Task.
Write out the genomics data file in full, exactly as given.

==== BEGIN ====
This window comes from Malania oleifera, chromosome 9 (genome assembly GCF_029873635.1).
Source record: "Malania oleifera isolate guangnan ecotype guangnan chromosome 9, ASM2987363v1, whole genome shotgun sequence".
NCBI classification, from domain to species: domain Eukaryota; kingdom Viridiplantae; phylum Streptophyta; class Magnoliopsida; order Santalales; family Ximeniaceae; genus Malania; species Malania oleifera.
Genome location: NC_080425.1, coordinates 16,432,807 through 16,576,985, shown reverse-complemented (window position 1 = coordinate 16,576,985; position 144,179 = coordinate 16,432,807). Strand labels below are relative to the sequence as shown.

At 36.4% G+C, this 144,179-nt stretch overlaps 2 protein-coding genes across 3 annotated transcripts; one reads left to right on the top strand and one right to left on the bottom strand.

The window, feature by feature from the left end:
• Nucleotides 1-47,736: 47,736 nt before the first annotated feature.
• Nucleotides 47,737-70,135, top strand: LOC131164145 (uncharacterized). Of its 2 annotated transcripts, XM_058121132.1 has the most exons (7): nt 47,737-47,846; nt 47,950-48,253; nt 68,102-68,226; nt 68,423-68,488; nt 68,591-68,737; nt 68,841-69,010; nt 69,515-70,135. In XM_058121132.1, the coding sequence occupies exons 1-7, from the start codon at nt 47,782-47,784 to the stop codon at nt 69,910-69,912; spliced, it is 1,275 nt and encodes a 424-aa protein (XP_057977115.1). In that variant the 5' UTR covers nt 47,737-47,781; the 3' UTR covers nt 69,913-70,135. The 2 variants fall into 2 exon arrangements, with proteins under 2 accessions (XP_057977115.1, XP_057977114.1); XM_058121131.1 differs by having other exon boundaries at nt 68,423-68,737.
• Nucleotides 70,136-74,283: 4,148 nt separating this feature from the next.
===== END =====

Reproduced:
This window comes from Malania oleifera, chromosome 9 (genome assembly GCF_029873635.1).
Source record: "Malania oleifera isolate guangnan ecotype guangnan chromosome 9, ASM2987363v1, whole genome shotgun sequence".
NCBI classification, from domain to species: domain Eukaryota; kingdom Viridiplantae; phylum Streptophyta; class Magnoliopsida; order Santalales; family Ximeniaceae; genus Malania; species Malania oleifera.
Genome location: NC_080425.1, coordinates 16,432,807 through 16,576,985, shown reverse-complemented (window position 1 = coordinate 16,576,985; position 144,179 = coordinate 16,432,807). Strand labels below are relative to the sequence as shown.

At 36.4% G+C, this 144,179-nt stretch overlaps 2 protein-coding genes across 3 annotated transcripts; one reads left to right on the top strand and one right to left on the bottom strand.

The window, feature by feature from the left end:
• Nucleotides 1-47,736: 47,736 nt before the first annotated feature.
• Nucleotides 47,737-70,135, top strand: LOC131164145 (uncharacterized). Of its 2 annotated transcripts, XM_058121132.1 has the most exons (7): nt 47,737-47,846; nt 47,950-48,253; nt 68,102-68,226; nt 68,423-68,488; nt 68,591-68,737; nt 68,841-69,010; nt 69,515-70,135. In XM_058121132.1, the coding sequence occupies exons 1-7, from the start codon at nt 47,782-47,784 to the stop codon at nt 69,910-69,912; spliced, it is 1,275 nt and encodes a 424-aa protein (XP_057977115.1). In that variant the 5' UTR covers nt 47,737-47,781; the 3' UTR covers nt 69,913-70,135. The 2 variants fall into 2 exon arrangements, with proteins under 2 accessions (XP_057977115.1, XP_057977114.1); XM_058121131.1 differs by having other exon boundaries at nt 68,423-68,737.
• Nucleotides 70,136-74,283: 4,148 nt separating this feature from the next.